Lively public spaces
My resolution/wish for 2010 is that we find exciting ways to activate the public spaces in Downtown so that people come out of the buildings and engage. This will in turn lead to landing new major retail and office tenants in Downtown that will lead to more and more activity and vibrancy. This is how really good cities become great cities!
Minneapolis Downtown Improvement District
A place to party
For Downtown to be THE place for community gathering — new greenspace, local restaurants and shops, public events and live music.
Mill City Farmers Market
Efficient governing, more diverse theatergoers
I’d like to see:
1. A strong Mayor system form of government in Minneapolis.
2. A thorough review of the potential to combine city services with those of the county or other cities within Hennepin County.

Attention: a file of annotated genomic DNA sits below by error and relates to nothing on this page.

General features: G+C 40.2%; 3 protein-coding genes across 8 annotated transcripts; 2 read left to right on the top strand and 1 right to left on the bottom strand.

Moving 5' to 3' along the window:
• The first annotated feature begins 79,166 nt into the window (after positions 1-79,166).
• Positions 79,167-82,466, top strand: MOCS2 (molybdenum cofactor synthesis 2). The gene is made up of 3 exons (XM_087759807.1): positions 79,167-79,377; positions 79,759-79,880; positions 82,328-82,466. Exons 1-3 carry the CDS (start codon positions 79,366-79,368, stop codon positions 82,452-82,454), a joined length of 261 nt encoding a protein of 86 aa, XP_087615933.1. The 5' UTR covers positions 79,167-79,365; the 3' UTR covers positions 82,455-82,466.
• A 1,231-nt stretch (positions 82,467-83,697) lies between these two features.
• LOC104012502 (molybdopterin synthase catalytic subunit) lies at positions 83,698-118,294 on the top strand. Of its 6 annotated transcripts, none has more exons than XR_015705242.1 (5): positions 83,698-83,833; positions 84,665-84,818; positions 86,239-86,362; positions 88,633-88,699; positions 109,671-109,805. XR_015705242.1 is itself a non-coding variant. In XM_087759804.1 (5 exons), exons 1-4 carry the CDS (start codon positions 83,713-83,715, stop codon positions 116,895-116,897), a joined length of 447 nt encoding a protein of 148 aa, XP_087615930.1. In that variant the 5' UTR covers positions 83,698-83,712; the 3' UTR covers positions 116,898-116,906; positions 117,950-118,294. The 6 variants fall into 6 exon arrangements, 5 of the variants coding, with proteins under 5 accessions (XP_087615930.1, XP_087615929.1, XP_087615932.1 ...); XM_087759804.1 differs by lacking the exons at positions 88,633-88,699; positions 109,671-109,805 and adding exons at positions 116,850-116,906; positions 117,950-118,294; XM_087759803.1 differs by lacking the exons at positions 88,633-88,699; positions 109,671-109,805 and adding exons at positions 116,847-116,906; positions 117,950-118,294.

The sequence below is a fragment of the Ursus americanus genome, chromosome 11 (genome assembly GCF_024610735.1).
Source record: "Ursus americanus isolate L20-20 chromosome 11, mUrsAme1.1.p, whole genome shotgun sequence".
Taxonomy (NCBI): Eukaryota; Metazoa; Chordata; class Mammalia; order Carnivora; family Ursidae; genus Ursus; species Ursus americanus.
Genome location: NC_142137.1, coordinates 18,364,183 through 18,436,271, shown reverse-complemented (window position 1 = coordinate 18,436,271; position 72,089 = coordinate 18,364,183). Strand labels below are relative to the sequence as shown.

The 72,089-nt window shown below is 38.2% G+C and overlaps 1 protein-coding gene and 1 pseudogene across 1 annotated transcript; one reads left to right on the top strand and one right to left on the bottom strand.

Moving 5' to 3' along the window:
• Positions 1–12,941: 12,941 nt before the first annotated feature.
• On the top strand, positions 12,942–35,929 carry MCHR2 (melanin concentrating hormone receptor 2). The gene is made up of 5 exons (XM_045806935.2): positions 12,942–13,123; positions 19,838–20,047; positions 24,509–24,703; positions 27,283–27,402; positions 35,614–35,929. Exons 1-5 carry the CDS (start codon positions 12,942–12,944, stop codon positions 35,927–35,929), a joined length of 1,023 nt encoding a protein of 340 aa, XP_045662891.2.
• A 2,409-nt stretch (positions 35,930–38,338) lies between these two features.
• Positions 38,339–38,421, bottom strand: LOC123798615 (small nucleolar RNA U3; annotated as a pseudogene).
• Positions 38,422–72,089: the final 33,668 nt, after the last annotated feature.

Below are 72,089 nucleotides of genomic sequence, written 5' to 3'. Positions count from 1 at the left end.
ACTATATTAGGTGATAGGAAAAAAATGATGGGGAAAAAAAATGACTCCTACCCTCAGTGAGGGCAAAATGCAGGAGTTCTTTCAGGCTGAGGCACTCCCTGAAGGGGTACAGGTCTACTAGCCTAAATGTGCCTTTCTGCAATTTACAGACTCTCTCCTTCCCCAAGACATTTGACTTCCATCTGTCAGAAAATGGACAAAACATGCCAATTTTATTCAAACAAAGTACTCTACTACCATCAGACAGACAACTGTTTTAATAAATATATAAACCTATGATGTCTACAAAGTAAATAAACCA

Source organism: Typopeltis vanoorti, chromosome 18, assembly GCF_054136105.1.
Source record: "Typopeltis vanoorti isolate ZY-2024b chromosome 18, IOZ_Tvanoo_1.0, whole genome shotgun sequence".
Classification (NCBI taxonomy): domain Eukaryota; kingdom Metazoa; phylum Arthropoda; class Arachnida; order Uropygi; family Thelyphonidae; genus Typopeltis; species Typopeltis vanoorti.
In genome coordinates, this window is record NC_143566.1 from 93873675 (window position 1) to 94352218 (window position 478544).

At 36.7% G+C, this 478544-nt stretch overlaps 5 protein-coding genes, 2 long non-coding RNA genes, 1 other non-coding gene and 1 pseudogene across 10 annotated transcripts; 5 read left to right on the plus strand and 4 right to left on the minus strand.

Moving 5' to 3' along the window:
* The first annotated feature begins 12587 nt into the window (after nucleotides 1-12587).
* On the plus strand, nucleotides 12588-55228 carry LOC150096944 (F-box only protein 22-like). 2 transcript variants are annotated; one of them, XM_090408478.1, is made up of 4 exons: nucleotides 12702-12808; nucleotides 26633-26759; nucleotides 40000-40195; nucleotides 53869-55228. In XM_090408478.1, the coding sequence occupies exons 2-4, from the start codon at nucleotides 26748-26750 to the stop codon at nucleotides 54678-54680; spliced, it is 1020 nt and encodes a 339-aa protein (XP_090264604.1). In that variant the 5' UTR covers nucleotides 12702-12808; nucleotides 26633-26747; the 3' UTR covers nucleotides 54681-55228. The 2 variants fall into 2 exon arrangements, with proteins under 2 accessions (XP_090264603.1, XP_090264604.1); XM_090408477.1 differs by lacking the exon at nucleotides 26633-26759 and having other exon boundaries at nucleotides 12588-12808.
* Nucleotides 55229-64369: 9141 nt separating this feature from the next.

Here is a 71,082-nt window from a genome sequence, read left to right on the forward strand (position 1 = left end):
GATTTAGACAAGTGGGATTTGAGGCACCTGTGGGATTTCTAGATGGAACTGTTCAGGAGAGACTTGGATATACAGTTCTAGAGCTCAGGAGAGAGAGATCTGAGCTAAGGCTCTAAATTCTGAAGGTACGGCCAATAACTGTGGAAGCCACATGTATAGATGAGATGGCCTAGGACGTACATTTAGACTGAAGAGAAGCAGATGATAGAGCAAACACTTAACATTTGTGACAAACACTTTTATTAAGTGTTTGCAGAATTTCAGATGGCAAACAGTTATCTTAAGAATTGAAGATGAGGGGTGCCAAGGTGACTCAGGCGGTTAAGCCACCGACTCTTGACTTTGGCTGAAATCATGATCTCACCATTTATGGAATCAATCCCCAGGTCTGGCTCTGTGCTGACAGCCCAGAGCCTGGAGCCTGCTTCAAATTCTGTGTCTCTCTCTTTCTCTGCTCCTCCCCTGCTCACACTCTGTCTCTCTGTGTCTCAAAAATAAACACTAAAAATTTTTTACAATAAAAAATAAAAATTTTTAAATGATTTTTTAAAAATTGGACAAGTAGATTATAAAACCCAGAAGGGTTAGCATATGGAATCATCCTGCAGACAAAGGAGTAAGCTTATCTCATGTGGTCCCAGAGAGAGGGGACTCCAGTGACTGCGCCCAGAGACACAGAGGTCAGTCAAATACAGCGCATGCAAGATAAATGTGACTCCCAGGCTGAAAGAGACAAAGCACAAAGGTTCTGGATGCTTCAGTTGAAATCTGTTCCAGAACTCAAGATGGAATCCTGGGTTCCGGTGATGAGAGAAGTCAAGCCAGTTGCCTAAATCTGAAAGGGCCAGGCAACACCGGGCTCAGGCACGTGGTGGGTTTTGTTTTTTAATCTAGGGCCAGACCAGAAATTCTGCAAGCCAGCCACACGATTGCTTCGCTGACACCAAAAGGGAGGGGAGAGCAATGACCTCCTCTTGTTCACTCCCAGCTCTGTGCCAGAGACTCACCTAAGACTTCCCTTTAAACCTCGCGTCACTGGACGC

3. A more diverse group of patrons in all theatre audiences.
Hennepin Theatre Trust
Support the locals, no stadium subsidies
Downtown New Year’s resolutions (in no particular order):
1. Maintain and support the Downtown Improvement District and the Ambassador program. This is one of the most successful endeavors we’ve seen in a long time that has dramatically improved the look and feel of Downtown Minneapolis. Thank you Downtown Council and all those who have worked so hard to make this happen.
2. Sidewalk greening: Sidewalk trees enhance the streetscape in a huge and important way. We planted trees outside my street-front office this fall and it immediately created a more palpable sense of place. It improves the values and appearance of the property and brings a human scale the street. How about a goal of 500 new trees planted in Downtown in 2010?